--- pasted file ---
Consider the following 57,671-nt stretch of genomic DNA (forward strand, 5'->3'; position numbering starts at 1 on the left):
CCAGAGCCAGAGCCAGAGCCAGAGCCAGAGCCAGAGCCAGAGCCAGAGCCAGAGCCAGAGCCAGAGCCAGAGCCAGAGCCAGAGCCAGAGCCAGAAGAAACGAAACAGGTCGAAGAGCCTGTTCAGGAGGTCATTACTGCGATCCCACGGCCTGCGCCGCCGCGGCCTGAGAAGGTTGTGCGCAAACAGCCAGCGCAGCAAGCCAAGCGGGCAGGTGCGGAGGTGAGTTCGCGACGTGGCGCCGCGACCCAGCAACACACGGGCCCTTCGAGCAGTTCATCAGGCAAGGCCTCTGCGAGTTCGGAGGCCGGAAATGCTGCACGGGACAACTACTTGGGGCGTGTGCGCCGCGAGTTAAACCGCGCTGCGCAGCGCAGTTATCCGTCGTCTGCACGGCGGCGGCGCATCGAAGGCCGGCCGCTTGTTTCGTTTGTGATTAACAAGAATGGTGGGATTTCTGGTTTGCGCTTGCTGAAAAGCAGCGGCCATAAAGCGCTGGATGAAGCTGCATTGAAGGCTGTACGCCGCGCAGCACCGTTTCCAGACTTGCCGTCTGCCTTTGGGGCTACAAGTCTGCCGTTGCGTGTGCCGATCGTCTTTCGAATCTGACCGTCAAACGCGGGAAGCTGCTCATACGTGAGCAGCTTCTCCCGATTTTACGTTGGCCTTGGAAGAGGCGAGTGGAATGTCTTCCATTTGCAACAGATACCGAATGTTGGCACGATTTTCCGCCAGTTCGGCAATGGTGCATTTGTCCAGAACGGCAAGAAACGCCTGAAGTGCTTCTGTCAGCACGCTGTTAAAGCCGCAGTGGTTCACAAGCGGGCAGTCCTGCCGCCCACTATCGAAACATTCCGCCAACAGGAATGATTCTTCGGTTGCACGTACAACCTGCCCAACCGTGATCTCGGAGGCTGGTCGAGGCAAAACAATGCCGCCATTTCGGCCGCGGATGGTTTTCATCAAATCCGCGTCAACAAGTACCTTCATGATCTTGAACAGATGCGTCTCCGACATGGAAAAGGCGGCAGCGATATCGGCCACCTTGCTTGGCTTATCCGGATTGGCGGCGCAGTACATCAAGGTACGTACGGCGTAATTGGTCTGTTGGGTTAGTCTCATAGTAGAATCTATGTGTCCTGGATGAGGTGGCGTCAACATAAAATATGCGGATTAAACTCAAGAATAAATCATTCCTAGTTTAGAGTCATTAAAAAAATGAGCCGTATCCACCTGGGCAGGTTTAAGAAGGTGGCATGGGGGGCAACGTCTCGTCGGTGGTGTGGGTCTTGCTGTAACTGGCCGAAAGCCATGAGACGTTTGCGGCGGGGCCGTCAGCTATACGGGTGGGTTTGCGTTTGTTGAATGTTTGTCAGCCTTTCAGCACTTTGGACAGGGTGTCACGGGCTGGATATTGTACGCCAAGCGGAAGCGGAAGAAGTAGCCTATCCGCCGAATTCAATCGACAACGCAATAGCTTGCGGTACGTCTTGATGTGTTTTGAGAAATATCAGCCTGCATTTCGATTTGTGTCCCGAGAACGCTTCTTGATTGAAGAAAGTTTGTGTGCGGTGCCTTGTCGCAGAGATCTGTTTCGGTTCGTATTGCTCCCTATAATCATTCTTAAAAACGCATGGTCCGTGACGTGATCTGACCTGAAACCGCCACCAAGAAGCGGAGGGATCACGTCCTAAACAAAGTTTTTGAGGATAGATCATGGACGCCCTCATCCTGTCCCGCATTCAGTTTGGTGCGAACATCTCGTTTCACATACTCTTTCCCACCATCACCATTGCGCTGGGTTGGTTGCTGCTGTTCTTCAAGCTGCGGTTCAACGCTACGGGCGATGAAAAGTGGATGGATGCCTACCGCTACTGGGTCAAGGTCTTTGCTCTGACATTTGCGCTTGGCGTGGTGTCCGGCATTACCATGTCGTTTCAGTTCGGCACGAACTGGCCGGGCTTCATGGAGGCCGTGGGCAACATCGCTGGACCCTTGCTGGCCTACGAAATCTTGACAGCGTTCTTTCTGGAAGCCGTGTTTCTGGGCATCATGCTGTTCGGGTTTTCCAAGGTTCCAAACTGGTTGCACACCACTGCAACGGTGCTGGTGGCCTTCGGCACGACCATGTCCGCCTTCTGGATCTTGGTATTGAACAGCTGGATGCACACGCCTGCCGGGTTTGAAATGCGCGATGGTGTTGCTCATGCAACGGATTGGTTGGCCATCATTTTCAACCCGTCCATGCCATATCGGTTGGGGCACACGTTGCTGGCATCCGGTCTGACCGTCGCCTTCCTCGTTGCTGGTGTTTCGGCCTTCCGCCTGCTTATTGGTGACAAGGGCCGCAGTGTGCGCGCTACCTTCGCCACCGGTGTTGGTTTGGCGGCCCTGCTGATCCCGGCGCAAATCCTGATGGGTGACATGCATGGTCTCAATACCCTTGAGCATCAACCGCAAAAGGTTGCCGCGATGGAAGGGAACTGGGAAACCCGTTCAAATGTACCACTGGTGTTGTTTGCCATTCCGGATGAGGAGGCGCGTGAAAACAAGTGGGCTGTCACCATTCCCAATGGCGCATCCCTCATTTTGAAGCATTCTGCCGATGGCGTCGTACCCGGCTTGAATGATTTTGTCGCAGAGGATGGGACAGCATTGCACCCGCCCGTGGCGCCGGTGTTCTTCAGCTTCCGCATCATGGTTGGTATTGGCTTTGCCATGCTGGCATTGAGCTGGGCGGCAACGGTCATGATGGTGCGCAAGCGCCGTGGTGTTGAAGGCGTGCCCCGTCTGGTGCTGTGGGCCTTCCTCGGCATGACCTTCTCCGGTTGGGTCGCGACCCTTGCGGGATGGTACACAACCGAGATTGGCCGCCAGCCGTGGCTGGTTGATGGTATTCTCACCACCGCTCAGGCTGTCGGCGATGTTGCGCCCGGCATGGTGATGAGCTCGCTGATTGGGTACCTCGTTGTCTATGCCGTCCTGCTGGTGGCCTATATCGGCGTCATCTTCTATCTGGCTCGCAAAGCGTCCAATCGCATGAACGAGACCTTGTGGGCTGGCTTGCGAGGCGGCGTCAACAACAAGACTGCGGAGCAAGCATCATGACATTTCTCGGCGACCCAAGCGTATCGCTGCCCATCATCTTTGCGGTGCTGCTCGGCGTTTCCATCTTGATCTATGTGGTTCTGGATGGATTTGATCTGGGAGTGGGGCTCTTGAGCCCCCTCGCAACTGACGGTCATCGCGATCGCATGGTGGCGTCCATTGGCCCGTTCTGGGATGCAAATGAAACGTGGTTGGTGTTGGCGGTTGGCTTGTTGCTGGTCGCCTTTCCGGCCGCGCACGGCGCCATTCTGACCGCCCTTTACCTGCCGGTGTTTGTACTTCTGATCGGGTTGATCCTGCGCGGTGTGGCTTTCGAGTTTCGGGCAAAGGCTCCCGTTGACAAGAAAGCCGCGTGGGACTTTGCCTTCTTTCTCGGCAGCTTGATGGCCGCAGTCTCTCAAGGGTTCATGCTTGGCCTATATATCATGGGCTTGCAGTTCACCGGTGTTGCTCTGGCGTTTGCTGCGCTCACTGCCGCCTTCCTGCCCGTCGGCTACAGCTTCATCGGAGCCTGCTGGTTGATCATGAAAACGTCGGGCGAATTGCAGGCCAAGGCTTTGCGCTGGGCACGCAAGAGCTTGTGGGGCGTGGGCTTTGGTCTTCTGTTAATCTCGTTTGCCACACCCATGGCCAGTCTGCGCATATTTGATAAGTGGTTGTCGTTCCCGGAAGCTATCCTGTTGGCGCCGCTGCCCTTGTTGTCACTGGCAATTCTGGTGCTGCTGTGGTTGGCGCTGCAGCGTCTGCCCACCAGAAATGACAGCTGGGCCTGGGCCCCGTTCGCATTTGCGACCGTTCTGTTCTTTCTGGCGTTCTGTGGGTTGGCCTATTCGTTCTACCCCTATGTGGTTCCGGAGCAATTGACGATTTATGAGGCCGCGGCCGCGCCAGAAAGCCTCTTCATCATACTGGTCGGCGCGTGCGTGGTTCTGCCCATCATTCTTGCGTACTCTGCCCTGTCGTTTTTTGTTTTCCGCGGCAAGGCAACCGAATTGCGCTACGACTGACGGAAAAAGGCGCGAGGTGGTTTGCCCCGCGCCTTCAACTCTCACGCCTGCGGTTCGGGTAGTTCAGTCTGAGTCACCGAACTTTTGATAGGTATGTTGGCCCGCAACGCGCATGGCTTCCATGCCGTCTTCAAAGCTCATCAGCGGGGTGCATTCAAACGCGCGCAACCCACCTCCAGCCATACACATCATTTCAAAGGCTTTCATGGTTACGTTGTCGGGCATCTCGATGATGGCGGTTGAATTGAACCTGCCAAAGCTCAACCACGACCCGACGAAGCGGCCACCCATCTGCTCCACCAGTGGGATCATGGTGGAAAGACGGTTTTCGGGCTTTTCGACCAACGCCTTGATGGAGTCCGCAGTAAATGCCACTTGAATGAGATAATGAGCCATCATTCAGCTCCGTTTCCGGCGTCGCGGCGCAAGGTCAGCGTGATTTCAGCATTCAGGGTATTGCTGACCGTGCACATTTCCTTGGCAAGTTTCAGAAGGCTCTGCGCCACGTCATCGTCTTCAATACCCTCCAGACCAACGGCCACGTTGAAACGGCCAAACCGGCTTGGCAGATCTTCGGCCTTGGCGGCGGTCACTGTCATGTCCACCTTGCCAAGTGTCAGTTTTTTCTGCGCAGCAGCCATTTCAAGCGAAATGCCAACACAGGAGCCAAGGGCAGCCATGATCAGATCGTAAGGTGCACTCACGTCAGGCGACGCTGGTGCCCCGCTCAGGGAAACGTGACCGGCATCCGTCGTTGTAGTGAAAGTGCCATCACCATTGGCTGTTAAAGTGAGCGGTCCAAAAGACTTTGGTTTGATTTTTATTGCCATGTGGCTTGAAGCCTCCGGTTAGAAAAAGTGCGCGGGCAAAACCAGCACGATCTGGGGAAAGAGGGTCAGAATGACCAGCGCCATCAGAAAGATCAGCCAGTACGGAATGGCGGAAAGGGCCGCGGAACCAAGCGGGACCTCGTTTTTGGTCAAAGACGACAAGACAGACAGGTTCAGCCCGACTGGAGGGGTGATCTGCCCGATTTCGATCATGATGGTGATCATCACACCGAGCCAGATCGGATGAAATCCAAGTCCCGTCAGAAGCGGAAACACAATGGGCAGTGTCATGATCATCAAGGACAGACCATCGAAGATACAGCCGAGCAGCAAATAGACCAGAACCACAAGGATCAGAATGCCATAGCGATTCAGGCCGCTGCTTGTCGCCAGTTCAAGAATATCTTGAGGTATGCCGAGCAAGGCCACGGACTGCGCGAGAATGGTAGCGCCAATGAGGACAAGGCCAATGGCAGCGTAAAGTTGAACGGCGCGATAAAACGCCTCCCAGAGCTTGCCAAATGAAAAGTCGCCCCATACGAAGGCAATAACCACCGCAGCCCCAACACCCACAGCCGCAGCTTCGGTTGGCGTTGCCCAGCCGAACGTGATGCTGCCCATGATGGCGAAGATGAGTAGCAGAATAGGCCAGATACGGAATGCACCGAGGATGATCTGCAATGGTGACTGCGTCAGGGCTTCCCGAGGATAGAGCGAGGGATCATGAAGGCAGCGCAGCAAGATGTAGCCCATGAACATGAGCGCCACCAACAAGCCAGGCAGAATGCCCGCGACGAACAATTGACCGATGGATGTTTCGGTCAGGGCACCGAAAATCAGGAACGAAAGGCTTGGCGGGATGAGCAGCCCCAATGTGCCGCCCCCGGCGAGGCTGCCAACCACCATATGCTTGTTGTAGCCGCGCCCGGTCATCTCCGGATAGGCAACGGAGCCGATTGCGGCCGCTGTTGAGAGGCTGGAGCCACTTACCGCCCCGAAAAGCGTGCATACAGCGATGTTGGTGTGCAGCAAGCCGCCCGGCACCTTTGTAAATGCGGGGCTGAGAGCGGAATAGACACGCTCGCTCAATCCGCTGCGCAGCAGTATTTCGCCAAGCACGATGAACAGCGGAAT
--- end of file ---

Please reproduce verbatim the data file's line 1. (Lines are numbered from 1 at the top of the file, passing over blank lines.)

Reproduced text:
Consider the following 57,671-nt stretch of genomic DNA (forward strand, 5'->3'; position numbering starts at 1 on the left):